Hyundai IONIQ Stories November 7, 2019

The 2020 EPA estimated ranges are out for both the Tesla Model 3 and Hyundai IONIQ, and we have a new champion of efficiency. Hint: It’s not the car that looks like a glorified Prius, it’s the full-featured sedan with a snappy 0-60 time… expand full story

Hyundai IONIQ Stories May 2, 2019

Hyundai is three years into its IONIQ program, which includes 3 versions (hybrid, plug-in hybrid, and all-electric), and today, it unveiled a refresh version with the all-electric version getting a bigger battery pack for a significantly longer range. expand full story

Hyundai IONIQ Stories May 8, 2018

The Hyundai Ioniq Electric still holds the crown of ‘most efficient passenger car’ and with its relatively low price, it attracted a lot of customers.

But now Hyundai is warning dealers of low availability of the all-electric version, which they blame on a ‘battery shortage’. expand full story

Hyundai IONIQ Stories March 23, 2018

Norway’s electric vehicle association decided to put 5 popular all-electric vehicles to a thorough winter test to see how they performed under harsh conditions.

Between the Nissan Leaf, VW e-Golf, Hyundai Ioniq Electric, Opel Ampera-e (Chevy Bolt EV), and the BMW i3, the association tentatively declares the Ioniq as the winner. expand full story

Hyundai IONIQ Stories December 29, 2017

It has been almost a year since we reviewed the very capable Hyundai IONIQ Electric. As a refresher, this is the most efficient EV on the US market at 136 MPGe and the only model more efficient than the Tesla Model 3.

The problem, or recurring theme in a broader sense, is that it is almost impossible to get your hands on the all-electric version if you live outside of California even though the hybrid version is all over the country. This is because it is a compliance vehicle.

What could have been good news this week is that Hyundai finally announced the Plug-in Hybrid version price (along with EV only range moving from 27 to 29 miles). But not all Plug-ins are created equal…

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Hyundai IONIQ Stories November 2, 2017

The full GOP House tax bill has been released and as expected earlier this morning, it does include the end of the federal tax credit for electric vehicles.

The official language indicates that the bill, in its current form, will end the $7500 subsidy entirely by the end of the year, which is sure to completely change the EV market in the US over the next few months. If you look at what happened to Denmark or even the US State of Georgia when tax incentives end, it isn’t a pretty picture for the EV market.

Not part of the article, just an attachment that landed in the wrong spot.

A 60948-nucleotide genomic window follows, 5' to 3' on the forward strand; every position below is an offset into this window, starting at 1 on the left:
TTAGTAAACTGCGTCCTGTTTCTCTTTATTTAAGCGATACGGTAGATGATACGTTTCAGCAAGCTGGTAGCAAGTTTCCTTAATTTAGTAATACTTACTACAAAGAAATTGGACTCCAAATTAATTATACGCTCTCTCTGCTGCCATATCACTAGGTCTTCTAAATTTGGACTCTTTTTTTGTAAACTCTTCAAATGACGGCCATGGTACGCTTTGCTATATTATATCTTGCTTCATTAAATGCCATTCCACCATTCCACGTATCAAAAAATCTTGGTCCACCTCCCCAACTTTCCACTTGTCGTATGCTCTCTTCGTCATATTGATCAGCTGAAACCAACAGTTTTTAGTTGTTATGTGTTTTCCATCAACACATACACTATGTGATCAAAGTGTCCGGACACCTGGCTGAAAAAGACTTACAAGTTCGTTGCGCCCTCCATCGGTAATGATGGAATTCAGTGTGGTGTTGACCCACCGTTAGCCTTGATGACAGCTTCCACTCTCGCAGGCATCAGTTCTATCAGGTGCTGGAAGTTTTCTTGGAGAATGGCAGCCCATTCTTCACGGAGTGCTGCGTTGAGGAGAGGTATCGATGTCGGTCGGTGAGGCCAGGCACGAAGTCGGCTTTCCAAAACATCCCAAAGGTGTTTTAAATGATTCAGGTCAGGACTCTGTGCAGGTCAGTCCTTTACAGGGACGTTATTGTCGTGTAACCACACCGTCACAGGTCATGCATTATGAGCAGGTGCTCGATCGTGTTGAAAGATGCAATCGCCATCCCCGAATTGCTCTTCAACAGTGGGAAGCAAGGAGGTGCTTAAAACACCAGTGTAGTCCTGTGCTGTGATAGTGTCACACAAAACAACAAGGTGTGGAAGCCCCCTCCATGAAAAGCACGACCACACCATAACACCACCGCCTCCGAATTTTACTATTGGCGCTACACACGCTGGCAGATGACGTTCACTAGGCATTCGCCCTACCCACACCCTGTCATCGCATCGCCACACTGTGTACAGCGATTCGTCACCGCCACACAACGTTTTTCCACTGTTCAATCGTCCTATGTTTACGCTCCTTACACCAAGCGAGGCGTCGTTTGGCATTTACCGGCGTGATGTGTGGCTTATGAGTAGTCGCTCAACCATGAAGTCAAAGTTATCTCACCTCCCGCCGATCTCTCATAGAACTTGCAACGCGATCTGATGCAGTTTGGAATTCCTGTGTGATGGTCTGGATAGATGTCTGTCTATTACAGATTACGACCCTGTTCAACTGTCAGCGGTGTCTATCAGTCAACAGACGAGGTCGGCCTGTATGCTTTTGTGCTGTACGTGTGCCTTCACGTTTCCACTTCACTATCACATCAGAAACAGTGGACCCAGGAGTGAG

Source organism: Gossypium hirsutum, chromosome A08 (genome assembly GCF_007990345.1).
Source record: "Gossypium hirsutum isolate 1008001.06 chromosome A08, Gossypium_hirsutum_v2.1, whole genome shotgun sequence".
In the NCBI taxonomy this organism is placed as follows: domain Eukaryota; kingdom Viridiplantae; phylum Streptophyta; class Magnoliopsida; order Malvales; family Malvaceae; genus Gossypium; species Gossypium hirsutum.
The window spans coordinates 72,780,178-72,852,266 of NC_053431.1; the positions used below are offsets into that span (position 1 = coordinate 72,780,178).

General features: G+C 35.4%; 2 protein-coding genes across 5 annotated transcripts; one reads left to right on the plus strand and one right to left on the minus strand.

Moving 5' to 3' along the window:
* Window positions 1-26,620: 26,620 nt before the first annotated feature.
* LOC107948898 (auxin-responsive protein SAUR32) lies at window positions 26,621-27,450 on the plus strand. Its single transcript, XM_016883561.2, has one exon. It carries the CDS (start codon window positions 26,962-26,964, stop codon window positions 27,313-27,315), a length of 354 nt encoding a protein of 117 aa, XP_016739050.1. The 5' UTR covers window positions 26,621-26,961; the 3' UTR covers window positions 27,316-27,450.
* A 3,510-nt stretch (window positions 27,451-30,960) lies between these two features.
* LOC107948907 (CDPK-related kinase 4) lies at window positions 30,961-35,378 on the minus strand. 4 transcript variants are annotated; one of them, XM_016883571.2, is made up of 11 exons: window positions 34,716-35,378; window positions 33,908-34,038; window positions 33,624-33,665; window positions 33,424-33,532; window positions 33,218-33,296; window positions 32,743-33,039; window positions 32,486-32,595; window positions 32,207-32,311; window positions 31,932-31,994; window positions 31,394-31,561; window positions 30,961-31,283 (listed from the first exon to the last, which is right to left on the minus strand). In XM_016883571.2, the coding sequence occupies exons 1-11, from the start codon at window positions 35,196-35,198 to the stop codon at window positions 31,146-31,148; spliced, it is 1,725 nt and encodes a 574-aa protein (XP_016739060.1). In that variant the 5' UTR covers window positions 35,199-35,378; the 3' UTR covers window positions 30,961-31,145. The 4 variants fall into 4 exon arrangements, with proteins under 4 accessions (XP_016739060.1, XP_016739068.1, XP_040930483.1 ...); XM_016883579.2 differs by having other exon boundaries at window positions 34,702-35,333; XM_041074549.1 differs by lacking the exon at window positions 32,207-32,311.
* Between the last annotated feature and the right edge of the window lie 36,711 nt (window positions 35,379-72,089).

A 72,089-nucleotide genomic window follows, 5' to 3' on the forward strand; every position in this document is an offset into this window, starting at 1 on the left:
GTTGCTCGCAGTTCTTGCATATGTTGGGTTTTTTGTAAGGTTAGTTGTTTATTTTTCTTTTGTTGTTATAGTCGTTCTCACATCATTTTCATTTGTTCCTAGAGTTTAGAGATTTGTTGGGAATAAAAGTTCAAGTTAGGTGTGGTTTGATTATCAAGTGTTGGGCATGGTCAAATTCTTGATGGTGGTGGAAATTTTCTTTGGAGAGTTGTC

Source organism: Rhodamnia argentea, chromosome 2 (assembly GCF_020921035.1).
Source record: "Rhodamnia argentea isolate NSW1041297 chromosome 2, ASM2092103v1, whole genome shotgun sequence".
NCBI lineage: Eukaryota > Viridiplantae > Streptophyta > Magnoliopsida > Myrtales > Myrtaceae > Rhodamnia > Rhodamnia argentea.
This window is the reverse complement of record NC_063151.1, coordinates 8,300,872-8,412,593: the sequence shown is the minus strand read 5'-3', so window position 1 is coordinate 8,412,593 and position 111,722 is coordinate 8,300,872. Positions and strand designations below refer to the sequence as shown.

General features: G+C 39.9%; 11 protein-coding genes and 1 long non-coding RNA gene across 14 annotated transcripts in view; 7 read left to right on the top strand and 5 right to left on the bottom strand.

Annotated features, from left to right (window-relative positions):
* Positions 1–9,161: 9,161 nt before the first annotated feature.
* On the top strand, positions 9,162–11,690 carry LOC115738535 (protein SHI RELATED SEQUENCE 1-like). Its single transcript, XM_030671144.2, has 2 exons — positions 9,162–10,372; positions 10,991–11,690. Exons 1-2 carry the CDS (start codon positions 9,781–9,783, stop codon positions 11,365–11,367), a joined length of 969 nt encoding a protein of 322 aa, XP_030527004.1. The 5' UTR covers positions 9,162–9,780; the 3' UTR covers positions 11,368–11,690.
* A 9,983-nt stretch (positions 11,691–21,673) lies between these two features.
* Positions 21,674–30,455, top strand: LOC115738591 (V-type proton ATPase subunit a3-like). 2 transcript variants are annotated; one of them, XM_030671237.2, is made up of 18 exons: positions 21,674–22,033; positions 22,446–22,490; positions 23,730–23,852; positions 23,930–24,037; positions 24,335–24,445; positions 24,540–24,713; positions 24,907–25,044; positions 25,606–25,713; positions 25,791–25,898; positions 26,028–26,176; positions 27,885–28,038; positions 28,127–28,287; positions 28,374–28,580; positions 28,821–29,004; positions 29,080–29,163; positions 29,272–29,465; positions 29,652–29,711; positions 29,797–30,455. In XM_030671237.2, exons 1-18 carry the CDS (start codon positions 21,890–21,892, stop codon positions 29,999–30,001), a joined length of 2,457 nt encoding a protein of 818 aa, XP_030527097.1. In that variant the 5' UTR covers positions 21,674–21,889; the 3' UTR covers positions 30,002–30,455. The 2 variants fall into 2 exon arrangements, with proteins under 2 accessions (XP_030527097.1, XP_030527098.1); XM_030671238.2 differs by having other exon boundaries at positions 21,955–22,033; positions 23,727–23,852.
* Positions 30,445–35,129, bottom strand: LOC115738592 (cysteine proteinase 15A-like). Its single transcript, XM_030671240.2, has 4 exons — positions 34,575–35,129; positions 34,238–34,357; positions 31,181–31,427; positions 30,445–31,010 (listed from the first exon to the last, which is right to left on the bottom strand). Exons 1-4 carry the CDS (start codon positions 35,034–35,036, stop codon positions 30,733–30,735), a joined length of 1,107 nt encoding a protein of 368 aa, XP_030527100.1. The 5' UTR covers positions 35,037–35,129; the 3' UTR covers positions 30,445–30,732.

Here’s how we suggest approaching buying a new Tesla, Bolt EV, Hyundai Ioniq or any electric car really, with this new potential change. expand full story

Hyundai IONIQ Stories October 5, 2017

Electric cars have been popular with car sharing services due to their low cost of operation. Some automakers have been building large fleets, like BMW deploying 400 BMW i3s in Copenhagen in 2015 and earlier this year, Renault started deploying a fleet of 500 electric cars for a new car-sharing service in Madrid.

Now that Hyundai has the Ioniq Electric, the Korean automaker announced that it is also launching a car sharing service using electric vehicles.  expand full story

Hyundai IONIQ Stories August 18, 2017

Four months ago, Seth got a chance to try out the 2017 Hyundai IONIQ Electric at a Hyundai media day, and came away impressed. The IONIQ is Hyundai’s new three-powertrains-on-one-platform model, with a hybrid released and a plug-in hybrid planned, alongside the pure EV model we reviewed. Seth’s takeaway was that the IONIQ compares very favorably to the Prius, the car which it seems aimed to compete against.

Last week, I was given the chance to take a week long test drive of the IONIQ Electric, to go into a deeper dive of how the car works, more than our short test drive could give us (though do have a look at Seth’s review for a lot of the spec details). What I found is that the IONIQ is a lot of car for the money, and a complete game-changer in the “entry-level” EV market.